The Rolling Stones have, to date, released twenty three albums. Arguably, the nine albums between “Aftermath” (1966) and “It’s Only Rock’n’Roll” (1974) represent the highpoint of their career. For many people, “Let It Bleed” is their best album although everyone has their favourite. Mine is “Their Satanic Majesties Requests” but I realise that I am in a minority of one. There is no doubting that this album is a phenomenal achievement. What can I possibly say about this album other than to dig a little deeper for detail about each of the songs?
“Gimme Shelter” precisely reflected the anti-war feeling of the time. Mick Jagger has said “It was a very rough, very violent era. The Vietnam War. Violence on the screens, pillage and burning. Vietnam was a real nasty war, and people didn’t like it. People objected, and people didn’t want to fight it. That’s a kind of end-of-the-world song, really. It’s apocalypse; the whole record’s like that.” Merry Clayton sings a duet with Mick Jagger on this track. She often sang with Clydie King who was a frequent backing singer for Bob Dylan, particularly during his Christian period. Merry Clayton and Clydie King sing backing vocals on “Sweet Home Alabama” by Lynryd Skynyrd. Her brother, Sam Clayton, was the percussionist with Little Feat.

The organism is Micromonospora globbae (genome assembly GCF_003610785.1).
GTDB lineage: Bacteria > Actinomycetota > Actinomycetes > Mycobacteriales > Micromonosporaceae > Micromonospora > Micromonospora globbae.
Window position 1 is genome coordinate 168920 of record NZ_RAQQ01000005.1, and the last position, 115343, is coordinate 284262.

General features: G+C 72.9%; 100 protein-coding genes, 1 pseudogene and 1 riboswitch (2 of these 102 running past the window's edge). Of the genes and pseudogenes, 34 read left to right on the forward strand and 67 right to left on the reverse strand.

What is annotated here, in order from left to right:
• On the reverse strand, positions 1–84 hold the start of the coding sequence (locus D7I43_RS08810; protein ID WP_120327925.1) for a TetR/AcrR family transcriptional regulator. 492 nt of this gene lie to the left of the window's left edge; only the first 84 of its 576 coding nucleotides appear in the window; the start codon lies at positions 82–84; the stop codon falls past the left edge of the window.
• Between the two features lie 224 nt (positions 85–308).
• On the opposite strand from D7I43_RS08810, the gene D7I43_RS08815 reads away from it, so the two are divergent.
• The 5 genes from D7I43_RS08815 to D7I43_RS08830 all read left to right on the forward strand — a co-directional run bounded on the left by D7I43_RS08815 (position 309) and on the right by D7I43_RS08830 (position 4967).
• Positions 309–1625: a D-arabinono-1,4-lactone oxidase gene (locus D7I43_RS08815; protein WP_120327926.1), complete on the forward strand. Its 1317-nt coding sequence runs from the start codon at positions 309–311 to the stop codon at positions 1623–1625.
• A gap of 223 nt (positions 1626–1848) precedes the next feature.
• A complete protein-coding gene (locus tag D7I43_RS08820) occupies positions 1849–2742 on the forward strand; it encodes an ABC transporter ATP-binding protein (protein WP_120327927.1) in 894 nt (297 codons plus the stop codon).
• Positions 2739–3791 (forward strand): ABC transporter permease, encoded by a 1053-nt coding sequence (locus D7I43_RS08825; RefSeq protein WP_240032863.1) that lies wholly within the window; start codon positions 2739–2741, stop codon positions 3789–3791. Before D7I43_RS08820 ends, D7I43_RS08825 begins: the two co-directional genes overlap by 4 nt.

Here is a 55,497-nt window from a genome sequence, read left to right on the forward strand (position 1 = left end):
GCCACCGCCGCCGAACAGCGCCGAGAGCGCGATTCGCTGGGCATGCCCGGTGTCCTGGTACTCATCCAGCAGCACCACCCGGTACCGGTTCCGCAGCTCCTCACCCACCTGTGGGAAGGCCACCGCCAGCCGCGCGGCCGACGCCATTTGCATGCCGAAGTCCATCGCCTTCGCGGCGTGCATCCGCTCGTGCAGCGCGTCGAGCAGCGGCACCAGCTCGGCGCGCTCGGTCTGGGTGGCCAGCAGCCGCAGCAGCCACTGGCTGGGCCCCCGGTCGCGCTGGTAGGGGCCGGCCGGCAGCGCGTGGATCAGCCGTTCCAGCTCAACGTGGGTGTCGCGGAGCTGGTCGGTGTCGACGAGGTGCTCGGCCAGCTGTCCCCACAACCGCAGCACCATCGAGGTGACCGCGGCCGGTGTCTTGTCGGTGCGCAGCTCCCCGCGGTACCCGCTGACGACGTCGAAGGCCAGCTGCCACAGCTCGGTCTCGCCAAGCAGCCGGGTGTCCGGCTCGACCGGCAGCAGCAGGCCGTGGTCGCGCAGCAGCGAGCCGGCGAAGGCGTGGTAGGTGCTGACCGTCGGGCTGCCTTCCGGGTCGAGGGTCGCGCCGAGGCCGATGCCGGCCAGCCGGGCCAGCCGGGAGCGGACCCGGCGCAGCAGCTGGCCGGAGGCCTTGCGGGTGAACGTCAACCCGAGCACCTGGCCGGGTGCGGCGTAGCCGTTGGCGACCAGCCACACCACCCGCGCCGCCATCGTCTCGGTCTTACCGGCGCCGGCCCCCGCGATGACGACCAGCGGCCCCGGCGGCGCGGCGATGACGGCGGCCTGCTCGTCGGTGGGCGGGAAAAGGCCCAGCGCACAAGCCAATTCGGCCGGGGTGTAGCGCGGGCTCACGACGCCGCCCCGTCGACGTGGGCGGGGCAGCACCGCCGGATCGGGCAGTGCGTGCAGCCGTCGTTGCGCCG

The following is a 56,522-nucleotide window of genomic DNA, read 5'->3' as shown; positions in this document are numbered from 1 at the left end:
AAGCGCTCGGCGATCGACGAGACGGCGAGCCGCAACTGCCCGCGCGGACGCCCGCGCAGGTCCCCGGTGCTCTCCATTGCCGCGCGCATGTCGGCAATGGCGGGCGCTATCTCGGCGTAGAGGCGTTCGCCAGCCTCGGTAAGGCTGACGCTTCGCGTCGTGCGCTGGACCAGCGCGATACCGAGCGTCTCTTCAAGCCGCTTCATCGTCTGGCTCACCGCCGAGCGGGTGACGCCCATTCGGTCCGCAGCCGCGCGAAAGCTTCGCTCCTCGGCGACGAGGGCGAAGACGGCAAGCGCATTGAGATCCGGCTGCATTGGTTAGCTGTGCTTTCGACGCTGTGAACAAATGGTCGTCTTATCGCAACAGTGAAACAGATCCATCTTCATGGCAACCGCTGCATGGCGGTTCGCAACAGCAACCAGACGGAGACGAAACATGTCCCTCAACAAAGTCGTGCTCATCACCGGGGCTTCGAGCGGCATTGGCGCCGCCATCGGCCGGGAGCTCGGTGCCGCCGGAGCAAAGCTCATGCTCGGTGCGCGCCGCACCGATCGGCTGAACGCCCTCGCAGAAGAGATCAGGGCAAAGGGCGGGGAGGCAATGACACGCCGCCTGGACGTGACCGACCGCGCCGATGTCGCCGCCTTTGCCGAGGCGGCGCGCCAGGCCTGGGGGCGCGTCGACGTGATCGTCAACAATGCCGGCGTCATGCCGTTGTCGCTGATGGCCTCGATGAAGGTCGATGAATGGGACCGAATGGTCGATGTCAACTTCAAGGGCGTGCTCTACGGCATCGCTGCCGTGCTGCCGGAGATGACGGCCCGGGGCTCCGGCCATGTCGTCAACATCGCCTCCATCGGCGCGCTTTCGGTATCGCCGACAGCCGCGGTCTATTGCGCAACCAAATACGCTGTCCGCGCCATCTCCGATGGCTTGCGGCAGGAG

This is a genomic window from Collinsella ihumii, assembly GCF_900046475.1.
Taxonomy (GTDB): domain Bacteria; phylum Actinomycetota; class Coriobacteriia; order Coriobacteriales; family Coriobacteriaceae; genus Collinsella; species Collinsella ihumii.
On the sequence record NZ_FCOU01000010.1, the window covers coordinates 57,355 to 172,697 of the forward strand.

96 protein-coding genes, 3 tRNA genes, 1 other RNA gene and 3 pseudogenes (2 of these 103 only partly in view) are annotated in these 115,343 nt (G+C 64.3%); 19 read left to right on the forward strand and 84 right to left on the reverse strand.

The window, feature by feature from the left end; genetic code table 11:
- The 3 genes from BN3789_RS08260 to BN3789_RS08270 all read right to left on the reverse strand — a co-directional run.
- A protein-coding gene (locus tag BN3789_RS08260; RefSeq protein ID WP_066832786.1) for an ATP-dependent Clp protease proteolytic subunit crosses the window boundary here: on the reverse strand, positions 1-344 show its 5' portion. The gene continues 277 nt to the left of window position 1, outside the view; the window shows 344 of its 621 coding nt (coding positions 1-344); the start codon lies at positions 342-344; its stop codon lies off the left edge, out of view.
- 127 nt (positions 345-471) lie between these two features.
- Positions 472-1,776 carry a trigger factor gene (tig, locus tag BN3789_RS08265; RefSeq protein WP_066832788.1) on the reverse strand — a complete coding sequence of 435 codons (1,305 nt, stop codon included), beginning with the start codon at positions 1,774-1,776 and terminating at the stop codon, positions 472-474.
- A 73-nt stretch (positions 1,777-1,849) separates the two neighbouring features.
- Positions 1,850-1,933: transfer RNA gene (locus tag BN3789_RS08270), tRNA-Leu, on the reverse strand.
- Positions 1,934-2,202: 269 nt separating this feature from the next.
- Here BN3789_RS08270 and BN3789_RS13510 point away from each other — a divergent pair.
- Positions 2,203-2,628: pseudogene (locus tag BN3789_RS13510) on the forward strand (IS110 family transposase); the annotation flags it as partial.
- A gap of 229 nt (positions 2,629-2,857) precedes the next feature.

“Love In Vain” was written by Robert Johnson who uses a departing train as a metaphor for his unrequited love. Ry Cooder plays mandolin on this song. Keith Richards famously met Mick Jagger when he saw him carrying an album called “King Of The Delta Blues” by Robert Johnson. The two of them believed for a long time that the songs on this album were the only songs that he had recorded but in 1969 Keith Richards heard a bootleg with “Love In Vain” on it. At the time he was hanging out with Gram Parsons who was in the process of converting The Byrds into a country group. Between them, Keith Richards and Gram Parsons worked out a country arrangement of this song.
“Country Honk” is a country version of “Honky Tonk Women”. Gram Parsons suggested to Keith Richards that he get Byron Berline to play fiddle. He has been a well regarded session player for over fifty years and he joined The Flying Burrito brothers when Gram Parsons left them in 1971. The song credits on the album state that Nanette Newman sings vocals. She is an English actress who was married to the actor/writer/director Bryan Forbes for over fifty years. However, she never sung on a Rolling Stones album. The credit should be for Nanette Workman who is an American singer/actress who appeared regularly on Peter Cook and Dudley Moore’s TV show “Not Only…But Also”. This mistaken credit is repeated on “You Can’t Always Get What You Want” at the end of this album.
When Brian Jones left/was kicked out of The Rolling Stones, his replacement was the equally wonderful Mick Taylor who joined John Mayall’s Bluesbreakers when Peter Green left to form Fleetwaood Mac. “Live With Me” was the first song that Mick Taylor performed with The Rolling Stones. Bobby Keys also plays on this song. He has played on albums by John Lennon, George Harrison, Ringo Starr, Donovan, Eric Clapton, Keith Moon and many others.